“We can’t breathe.”
This chant has not only been heard on the streets of every major city in America, but upon the streets of Dobbs Ferry, when a protest took place on Wednesday, Dec. 10 at 4 p.m. Around 30 to 40 high school students with their parents marched up and down Main Street, chanting slogans such as “We can’t breathe” and “Whose streets? Our streets!”
The same chant was heard on the Mercy College campus when members of a local organization organized a similar event.
This past past weekend, nearly 25,000 people marched in Manhattan with signs, chants, and high tensions.
These repetitive cries of disapproval pay homage to the final words uttered by the late Eric Garner who was tackled, put in a headlock and suffocated by numerous policemen. Garner was a larger set man who also suffered from asthma, elements that may have increased his chance of asphyxiation.
While the public may never know all the underlying details of the recent controversial killings involving young black men and police, the ambiguity has provoked people to take the streets in protest.
Garner and Michael Brown have stolen the eyes of America over the past month. Their stories have touched the hearts of millions of people and stirred controversy across the nation. Both men were killed by police, both men were African-American, both were unarmed and in both cases – the correlating officers were set free—leaving many in America only to question police authority and to reconsider the justice system.
Mercy College’s Caribbean Students Association held their own event from 1-4 p.m. in front of the Lecture Hall, holding up “Hands Up, Don’t Shoot” signs and educating the students and faculty why everyone should stand together and get involved.
Deja Walker and Mark Brantly, the two students in charge of CSA, are very proud of the turnout of their protests.
Walker, a senior and criminal justice major, accredits her god sister, who participated in some of the larger protests throughout Manhattan last week. Walker also firmly stated that she would be open minded to participate in a protest of a larger scale as well.
“I thought it would be an interesting way to get the whole campus involved,” she explained.
The CSA has plans on planning and promoting another protest, and possibly a march, so more students can become involved.
“I think our protest was successful, but we want to expand on it. We would also like to plan a march at Mercy College,” Brantly, a junior and health service management major, stated.
Three recent events have sparked a nationwide cry against supposed police brutality and an accused judicial system which protects police officers accused of unnecessary deadly force to subdue a suspect.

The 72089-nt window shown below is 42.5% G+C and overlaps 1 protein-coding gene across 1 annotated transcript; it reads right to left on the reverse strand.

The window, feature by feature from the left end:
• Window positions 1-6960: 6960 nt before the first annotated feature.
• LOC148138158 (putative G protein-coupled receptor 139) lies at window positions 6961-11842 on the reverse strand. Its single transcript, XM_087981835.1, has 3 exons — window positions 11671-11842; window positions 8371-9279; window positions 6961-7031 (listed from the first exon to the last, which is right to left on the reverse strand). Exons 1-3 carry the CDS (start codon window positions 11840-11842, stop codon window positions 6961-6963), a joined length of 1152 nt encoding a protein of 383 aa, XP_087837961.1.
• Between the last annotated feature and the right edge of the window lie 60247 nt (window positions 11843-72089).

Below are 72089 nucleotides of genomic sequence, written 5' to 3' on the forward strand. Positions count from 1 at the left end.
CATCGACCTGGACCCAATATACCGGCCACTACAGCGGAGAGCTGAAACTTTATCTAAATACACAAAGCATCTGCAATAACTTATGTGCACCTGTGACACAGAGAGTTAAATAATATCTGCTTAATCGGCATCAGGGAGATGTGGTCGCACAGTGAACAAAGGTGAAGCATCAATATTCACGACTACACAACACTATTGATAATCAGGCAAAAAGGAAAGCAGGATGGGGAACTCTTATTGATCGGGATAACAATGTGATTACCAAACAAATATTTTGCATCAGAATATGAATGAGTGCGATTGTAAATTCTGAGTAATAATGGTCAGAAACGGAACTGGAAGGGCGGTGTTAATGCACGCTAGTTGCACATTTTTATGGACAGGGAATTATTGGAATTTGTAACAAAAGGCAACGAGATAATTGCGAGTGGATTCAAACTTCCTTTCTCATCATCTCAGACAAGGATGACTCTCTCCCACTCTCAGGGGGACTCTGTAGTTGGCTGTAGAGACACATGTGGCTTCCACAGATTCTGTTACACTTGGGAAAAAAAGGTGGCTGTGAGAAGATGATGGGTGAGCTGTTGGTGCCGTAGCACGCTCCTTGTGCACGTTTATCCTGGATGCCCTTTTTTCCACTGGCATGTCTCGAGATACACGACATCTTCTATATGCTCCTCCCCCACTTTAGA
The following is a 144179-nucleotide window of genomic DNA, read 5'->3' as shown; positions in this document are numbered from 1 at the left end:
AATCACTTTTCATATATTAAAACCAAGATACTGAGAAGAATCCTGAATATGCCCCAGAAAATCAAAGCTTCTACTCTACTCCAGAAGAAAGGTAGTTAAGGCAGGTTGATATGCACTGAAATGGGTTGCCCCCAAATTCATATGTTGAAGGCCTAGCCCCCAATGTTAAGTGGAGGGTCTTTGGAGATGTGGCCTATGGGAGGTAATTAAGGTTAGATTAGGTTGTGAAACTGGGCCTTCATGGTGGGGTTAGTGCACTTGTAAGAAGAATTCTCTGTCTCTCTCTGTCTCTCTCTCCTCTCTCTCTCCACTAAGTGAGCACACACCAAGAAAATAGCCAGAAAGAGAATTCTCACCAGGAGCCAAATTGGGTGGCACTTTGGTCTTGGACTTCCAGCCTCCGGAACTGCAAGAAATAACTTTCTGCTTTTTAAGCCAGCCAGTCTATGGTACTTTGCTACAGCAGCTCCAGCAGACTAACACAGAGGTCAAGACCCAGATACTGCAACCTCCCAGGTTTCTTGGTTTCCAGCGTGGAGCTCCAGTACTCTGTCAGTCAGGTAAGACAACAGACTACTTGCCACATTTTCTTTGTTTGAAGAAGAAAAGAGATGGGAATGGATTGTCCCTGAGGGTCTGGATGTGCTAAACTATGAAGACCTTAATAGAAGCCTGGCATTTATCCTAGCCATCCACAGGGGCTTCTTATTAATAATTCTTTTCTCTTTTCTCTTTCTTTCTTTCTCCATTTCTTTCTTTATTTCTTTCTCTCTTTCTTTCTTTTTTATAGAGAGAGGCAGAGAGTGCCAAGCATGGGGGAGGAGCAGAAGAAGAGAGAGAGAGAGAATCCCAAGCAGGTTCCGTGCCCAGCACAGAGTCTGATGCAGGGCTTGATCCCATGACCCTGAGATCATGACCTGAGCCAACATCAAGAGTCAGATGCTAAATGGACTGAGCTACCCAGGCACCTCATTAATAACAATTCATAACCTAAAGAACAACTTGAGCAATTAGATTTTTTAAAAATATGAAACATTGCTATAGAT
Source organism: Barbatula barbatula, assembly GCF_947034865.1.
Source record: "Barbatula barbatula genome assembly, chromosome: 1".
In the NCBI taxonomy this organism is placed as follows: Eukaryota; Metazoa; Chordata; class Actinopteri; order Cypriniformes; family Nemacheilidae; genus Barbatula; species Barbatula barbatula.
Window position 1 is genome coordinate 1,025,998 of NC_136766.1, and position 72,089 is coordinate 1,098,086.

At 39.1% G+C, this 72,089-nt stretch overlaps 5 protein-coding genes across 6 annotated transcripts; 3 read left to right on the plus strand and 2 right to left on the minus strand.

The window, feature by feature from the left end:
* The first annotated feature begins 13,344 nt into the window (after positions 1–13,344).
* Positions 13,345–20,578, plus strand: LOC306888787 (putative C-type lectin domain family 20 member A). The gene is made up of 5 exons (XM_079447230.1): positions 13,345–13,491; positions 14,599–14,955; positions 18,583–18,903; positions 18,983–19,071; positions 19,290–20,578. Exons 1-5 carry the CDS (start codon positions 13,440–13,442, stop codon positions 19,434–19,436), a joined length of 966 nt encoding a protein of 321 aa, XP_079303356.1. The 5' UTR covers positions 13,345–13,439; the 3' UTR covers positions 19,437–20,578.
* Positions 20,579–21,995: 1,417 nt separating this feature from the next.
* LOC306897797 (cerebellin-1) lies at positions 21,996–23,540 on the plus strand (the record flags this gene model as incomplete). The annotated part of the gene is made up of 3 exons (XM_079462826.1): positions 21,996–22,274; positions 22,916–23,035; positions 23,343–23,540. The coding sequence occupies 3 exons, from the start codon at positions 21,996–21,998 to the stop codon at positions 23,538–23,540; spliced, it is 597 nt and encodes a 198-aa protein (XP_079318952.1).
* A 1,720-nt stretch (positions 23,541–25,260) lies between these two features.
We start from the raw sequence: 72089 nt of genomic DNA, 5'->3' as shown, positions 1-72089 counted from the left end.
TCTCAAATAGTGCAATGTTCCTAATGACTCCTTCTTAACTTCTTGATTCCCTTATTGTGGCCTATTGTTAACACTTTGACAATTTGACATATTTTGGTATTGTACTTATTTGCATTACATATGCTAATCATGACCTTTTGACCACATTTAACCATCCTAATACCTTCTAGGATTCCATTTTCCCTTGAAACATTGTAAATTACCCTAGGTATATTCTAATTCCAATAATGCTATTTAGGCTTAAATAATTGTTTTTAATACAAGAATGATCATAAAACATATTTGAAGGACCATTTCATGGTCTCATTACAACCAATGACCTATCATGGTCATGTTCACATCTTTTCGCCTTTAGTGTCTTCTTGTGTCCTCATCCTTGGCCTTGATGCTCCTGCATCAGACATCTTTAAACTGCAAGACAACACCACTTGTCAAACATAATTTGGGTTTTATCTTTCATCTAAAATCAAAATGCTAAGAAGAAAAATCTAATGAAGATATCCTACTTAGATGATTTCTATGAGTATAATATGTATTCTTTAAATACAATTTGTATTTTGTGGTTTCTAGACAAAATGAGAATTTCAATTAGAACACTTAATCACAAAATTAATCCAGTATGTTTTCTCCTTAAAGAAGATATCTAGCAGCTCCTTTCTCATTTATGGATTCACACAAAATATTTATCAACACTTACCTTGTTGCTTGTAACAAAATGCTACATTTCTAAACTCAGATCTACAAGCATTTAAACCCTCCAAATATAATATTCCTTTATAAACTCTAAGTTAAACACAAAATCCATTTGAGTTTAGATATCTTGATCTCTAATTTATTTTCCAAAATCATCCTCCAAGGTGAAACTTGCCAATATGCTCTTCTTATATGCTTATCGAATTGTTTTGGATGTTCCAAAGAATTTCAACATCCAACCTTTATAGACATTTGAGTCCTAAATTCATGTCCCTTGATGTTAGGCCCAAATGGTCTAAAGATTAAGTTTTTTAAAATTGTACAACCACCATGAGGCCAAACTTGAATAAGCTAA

The first incident was the shooting of Michael Brown on Aug. 9, 2014 in Ferguson, Missouri by Officer Darren Wilson. The exact details of the situation have been disputed, but most reports state that Brown was walking down the middle of a street with his friend when he was told by Wilson in his vehicle to move to the sidewalk. It has been debated as to why, but a struggle ensued, and at least one round was discharged by Wilson’s firearm. Brown fled and Wilson pursued. More shots were fired, possibly 12, with at least seven hitting Brown. Brown supporters claim he raised his arms and surrendered. Police supporters say Brown was aggressive and confronted the police officer.
On Nov. 24, a Grand Jury did not choose to indict Wilson for his actions. Tensions were already high in Ferguson, as for months civilians and police have been at odds with each other during non-violent protests. The court’s decision resulted in rioting and at least one civilian, a 20 year-old, to be killed in the riot. Wilson has since resigned from the police force citing security issues to himself and his fellow officers.
A second incident involved a New York police officer choking a man while trying to subdue him. Eric Garner, 43, died in July after he was confronted by several Staten Island police officers for selling loose cigarettes. The 350 lb. pleaded his case to officers and asked for them not to touch him. A video shows an officer from behind putting Garner in a choke hold as the pair fell to the sidewalk. Garner repeated, “I can’t breathe” multiple times on the video.
In August, the New York City Medical Examiner’s Office released a statement, issuing the police officer’s choke responsible for the man’s death, and not obesity or asthma. The death was ruled a homicide. The statement read that the death was “caused by compression of neck compression of chest and prone positioning during physical restraint by police.”
A homicide ruling does not translate to murder or wrongful death, it merely states that suicide and health ailments were not the cause of death.
On Dec. 3, a Grand Jury decided not to indict Officer Daniel Pantaleo.
The third incident occurred when Tamir Rice, a 12 year-old, was shot and killed by police for brandishing an authentic looking fake pistol on Nov. 22. The medical examiner ruled this killing a homicide, and the family has filed a lawsuit against the Cleveland Police Department for the killing.
Rice is seen on a security camera video walking on a sidewalk and gripping the toy weapon. Witnesses called 9-1-1 and reported the situation, stating that the boy was pointing the weapon at people but it was likely fake. A recording shows that the dispatcher left out the information to the responding officers that the witness believed the gun to be fake. The video shows Officer Timothy Loehmann shooting Rice two seconds after responding to the incident. Police statements claim the boy reached for the gun and removed the orange tip, which indicates the gun is a pellet gun.